The following table reflects the gross and net receivables transferred as well as short-term borrowings related to the securitization transactions as of June 30, 2012 and December 31, 2011 for Columbia of Ohio, Northern Indiana and Columbia of Pennsylvania:

 

(in millions)    June 30, 2012      December 31, 2011  

Gross Receivables

   $ 335.6      $ 510.5  

Less: Receivables not transferred

     142.4        278.8  

Net receivables transferred

   $ 193.2      $ 231.7  
                   

Short-term debt due to asset securitization

   $ 193.2      $ 231.7  

For the three months ended June 30, 2012 and 2011, $0.9 million and $0.8 million of fees associated with the securitization transactions were recorded as interest expense, respectively. For the six months ended June 30, 2012 and 2011, $2.0 million and $2.3 million of fees associated with the securitization transactions were recorded as interest expense, respectively. Columbia of Ohio, Northern Indiana and Columbia of Pennsylvania remain responsible for collecting on the receivables securitized and the receivables cannot be sold to another party.

 

12.

Goodwill Assets

NiSource tests its goodwill for impairment annually unless indicators, events, or circumstances would require an immediate review. Goodwill is tested for impairment at a level of reporting referred to as a reporting unit, which generally is an operating segment or a component of an operating segment as defined by GAAP. In accordance with GAAP, certain components of an operating segment with similar economic characteristics are aggregated and deemed a single reporting unit. Goodwill is generally allocated to the reporting units based upon the amounts allocated at the time of their respective acquisition. The goodwill impairment test is a two-step process which requires NiSource to make estimates regarding the fair value of the reporting unit. The first step of the goodwill impairment test compares the fair value of the reporting unit with its carrying value, including goodwill. If the fair value of the reporting unit exceeds its carrying amount, goodwill of the reporting unit is considered not impaired, thus the second step of the impairment test is not required. However, if the carrying amount of the reporting unit exceeds its fair value, the second step of the goodwill impairment test is performed to measure the amount of impairment loss (if any), which compares the implied fair value of reporting unit goodwill with the carrying amount of that goodwill. If the carrying amount of reporting unit goodwill exceeds the implied fair value, an impairment loss is recognized in an amount equal to that excess.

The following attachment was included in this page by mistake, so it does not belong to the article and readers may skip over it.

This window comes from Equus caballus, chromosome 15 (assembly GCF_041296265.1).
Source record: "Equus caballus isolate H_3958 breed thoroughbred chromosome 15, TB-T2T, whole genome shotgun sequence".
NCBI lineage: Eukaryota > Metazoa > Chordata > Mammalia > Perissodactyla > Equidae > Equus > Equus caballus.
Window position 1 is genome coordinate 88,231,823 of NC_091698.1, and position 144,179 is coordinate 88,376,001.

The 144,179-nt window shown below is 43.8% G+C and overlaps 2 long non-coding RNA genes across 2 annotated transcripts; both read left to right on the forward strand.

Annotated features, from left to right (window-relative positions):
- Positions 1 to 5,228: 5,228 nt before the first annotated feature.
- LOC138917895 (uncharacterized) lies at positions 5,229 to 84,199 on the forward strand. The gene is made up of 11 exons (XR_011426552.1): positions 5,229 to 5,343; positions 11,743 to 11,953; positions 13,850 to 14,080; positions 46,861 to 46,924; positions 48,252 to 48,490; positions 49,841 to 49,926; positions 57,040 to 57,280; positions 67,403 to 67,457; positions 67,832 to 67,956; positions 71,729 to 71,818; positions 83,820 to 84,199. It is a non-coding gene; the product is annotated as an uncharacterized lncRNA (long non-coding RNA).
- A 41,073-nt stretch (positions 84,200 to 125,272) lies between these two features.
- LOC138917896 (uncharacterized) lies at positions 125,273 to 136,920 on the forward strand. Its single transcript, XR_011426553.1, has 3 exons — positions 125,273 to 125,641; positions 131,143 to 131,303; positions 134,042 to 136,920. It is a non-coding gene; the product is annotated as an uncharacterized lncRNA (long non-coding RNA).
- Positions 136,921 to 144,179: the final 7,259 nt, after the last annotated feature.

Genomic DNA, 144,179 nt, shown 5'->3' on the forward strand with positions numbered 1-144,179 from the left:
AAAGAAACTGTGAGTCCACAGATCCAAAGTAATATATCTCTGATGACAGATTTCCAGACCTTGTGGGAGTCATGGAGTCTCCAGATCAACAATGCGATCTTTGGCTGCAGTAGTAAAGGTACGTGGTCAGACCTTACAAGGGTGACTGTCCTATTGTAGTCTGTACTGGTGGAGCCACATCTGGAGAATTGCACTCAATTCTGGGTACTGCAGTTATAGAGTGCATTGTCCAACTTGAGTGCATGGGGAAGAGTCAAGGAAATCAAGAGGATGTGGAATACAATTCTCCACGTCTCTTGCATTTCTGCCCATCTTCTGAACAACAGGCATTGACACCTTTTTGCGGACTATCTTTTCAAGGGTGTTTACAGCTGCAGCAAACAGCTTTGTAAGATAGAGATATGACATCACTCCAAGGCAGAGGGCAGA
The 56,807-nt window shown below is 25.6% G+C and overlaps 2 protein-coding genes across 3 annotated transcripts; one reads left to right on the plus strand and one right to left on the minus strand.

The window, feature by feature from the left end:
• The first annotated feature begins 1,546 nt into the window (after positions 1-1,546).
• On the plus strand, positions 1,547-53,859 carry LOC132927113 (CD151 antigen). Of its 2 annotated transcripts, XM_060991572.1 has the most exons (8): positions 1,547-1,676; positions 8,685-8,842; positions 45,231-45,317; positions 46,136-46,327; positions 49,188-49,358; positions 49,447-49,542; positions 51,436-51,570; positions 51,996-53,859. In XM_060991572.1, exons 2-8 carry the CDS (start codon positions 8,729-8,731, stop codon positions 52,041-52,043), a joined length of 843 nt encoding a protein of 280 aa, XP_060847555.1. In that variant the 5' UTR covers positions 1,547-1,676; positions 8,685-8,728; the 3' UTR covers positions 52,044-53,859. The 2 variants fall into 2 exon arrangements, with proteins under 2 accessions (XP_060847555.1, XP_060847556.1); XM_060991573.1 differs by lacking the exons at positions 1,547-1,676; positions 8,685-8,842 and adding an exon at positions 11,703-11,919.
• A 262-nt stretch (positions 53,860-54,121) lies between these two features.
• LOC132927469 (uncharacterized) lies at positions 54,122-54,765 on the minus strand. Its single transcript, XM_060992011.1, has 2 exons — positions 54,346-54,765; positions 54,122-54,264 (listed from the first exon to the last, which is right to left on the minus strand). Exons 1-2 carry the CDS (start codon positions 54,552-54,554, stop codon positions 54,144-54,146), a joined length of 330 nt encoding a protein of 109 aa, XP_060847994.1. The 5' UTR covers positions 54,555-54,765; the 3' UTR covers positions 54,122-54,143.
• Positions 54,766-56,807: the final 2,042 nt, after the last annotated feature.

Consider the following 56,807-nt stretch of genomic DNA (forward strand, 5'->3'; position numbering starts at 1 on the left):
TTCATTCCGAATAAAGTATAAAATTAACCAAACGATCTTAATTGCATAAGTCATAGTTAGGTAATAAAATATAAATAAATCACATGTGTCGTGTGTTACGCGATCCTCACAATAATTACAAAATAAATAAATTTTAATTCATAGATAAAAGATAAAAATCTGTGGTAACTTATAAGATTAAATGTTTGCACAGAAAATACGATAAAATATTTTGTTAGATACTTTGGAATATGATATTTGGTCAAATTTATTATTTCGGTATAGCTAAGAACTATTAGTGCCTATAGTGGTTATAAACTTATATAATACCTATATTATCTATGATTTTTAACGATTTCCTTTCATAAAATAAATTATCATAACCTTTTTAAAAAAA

During the second quarter of 2012, NiSource changed its method of applying an accounting principle whereby the annual impairment test of goodwill will be performed as of May 1st each year instead of June 30th, the previous testing date. This change is preferable under the circumstances as it more closely aligns the impairment testing date with the long-range planning and forecasting process. The change also provides NiSource with additional time to complete the required testing and evaluate the results prior to the quarter-end closing and reporting activities when resources are more constrained. The change in the annual goodwill impairment testing date is not intended to nor does it delay, accelerate, or avoid an impairment charge. As it was impracticable to objectively determine projected cash flows and related valuation estimates as of each May 1 for periods prior to May 1, 2012, NiSource has prospectively applied the change in the annual goodwill impairment testing date from May 1, 2012.

NiSource has three reporting units that are allocated goodwill. NiSource’s goodwill assets at June 30, 2012 were $3.7 billion pertaining primarily to the acquisition of Columbia on November 1, 2000. Of this amount, approximately $2.0 billion is allocated to Columbia Transmission Operations and $1.7 billion is allocated to Columbia Distribution Operations. In addition, Northern Indiana Gas Distribution Operations’ goodwill assets at June 30, 2012 related to the purchase of Northern Indiana Fuel and Light in March 1993 and Kokomo Gas in February 1992 were $18.8 million.